Before the first colonists and explorers came to New England, before even the American Indian tribes lived here, there were the Red Paint People of Maine.
We know very little about them, but they did exist in Maine some 2000 to 6000 years ago. And we know they hunted swordfish along the coast from Brunswick to the St. John River.
Red Paint People
Since early colonial times, farmers and hunters knew about buried caches of red ochre. In at least one case, a thrifty Yankee mixed some of the coloring with seal oil to make a soft, muted paint.
Harvard Archaeologist Charles Willoughby first began documenting the people in 1892 with visits to grave sites in Bucksport, Alamoosook Lake and Ellsworth.
Phillips Andover archaeologist Warren Moorehead built on Willoughby’s findings in 1913. Moorehead compared later Indian relics to those found at the cemeteries of the Red Paint People. He concluded they were distinct from the later Indian tribes.
Their tools — arrowheads, spear points, knives, gouges — were made differently. And the graves were so old that virtually no human remains existed, just tiny bone fragments.
Presumably, the red ochre (and sometimes yellow ochre) buried in the cemeteries carried some meaning for the people, since it had to be transported quite a distance to be buried. No one, though, has found evidence to show its significance.
Moorehead’s declaration that the Red Paint People were significantly older than other Indians immediately drew criticism. A leading archaeologist at the Smithsonian Institute declared the graves were most likely recent.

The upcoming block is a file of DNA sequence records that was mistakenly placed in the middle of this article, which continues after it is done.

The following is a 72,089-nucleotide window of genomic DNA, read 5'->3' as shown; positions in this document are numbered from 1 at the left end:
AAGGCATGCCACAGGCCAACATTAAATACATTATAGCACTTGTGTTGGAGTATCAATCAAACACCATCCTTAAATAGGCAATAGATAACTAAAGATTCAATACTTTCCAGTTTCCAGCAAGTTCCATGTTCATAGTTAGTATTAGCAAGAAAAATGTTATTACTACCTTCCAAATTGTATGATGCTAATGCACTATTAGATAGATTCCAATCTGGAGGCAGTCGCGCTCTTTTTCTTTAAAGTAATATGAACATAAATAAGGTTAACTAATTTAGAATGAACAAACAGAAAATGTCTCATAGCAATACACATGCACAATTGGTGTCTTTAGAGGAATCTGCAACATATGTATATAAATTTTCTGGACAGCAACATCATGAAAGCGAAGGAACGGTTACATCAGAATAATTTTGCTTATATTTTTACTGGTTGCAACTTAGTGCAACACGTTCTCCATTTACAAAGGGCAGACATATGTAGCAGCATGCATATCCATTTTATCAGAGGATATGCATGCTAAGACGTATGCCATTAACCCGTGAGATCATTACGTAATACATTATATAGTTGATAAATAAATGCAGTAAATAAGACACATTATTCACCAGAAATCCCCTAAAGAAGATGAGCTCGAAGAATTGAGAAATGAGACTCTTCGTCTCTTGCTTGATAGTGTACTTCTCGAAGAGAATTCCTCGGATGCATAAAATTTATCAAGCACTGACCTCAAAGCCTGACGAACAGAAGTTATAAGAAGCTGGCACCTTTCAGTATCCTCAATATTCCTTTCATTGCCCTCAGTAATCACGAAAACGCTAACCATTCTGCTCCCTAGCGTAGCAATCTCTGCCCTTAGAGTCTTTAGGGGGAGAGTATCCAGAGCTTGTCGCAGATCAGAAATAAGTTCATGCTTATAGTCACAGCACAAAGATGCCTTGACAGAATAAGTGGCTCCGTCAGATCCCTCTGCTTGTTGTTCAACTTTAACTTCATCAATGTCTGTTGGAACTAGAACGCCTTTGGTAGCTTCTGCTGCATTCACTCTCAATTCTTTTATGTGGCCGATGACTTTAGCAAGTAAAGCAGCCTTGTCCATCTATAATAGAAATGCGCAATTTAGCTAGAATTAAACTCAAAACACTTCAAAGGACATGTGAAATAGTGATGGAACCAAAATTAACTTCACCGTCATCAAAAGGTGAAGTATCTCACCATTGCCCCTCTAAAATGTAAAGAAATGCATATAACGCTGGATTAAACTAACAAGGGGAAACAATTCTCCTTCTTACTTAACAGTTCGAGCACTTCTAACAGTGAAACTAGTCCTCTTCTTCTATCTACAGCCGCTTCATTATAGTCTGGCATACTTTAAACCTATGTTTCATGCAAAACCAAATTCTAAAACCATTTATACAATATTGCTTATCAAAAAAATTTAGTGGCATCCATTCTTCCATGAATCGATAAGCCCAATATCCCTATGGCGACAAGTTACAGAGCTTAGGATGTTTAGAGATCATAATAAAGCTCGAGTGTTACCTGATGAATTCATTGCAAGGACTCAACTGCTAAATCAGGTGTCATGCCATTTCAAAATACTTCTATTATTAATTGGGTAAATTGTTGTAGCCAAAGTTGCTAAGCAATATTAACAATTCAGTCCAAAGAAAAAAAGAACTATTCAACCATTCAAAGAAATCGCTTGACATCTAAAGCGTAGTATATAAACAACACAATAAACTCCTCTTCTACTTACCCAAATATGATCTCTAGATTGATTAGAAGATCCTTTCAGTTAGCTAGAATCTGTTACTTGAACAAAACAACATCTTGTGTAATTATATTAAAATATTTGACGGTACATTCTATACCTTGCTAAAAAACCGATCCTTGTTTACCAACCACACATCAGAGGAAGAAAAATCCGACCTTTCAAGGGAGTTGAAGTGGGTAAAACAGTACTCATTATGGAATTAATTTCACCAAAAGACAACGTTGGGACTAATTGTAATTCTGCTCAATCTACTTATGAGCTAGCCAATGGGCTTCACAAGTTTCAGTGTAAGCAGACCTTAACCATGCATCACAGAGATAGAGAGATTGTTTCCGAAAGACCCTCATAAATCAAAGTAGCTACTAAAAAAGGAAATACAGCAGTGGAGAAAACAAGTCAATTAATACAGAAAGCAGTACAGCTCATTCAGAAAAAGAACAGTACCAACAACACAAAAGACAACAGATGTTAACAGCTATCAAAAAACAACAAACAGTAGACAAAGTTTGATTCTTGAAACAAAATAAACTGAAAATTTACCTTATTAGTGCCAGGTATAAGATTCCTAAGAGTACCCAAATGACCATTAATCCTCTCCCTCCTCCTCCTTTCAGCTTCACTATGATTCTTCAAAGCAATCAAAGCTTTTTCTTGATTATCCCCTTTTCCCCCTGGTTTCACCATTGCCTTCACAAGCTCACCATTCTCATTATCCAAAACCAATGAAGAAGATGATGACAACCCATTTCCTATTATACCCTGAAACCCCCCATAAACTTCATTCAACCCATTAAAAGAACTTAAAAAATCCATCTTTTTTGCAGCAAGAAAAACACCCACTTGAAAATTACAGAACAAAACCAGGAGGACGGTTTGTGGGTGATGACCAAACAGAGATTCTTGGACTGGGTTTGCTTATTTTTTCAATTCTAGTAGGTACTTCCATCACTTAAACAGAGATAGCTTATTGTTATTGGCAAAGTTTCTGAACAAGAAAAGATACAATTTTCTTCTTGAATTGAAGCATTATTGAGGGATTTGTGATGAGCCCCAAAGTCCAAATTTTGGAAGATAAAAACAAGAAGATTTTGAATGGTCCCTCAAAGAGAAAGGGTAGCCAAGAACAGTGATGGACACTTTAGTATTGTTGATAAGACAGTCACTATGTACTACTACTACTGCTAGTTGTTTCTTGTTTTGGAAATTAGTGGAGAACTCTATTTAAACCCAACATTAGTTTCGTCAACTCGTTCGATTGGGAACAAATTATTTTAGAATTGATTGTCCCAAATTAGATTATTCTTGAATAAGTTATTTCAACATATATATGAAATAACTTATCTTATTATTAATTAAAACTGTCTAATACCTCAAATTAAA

Moorehead also theorized that a tidal wave or earthquake may have altered the coast. The ocean then submerged the sites of the Red Paint People’s villages, leaving behind only cemeteries located on higher ground.
Carbon dating would eventually prove Moorehead correct about the age of the Red Paint People. However, the idea of the tidal wave has been discredited.
Later archaeologists found places where Red Paint People lived. They concluded they likely were hunters, fishermen and boat builders, as were later occupants of the land. And they know that burial sites containing red coloring have been found elsewhere in the world, including Europe. Those sites may be related to those in Maine.
An archaeologist named Bruce Bourque excavated a village site on the island of North Haven in Penobscot Bay. Years later, as a Bates College professor, he wrote a book called Swordfish Hunters. In it, he described how the Red Paint People hunted the dangerous and elusive swordfish, and how they created exquisite stone tools and bone ornaments.
But archaeologists still lack answers to questions about the early people who buried red ochre in the ground. They don’t know why they disappeared. And they still don’t know why the red ochre was so important.
This story was updated in 2019.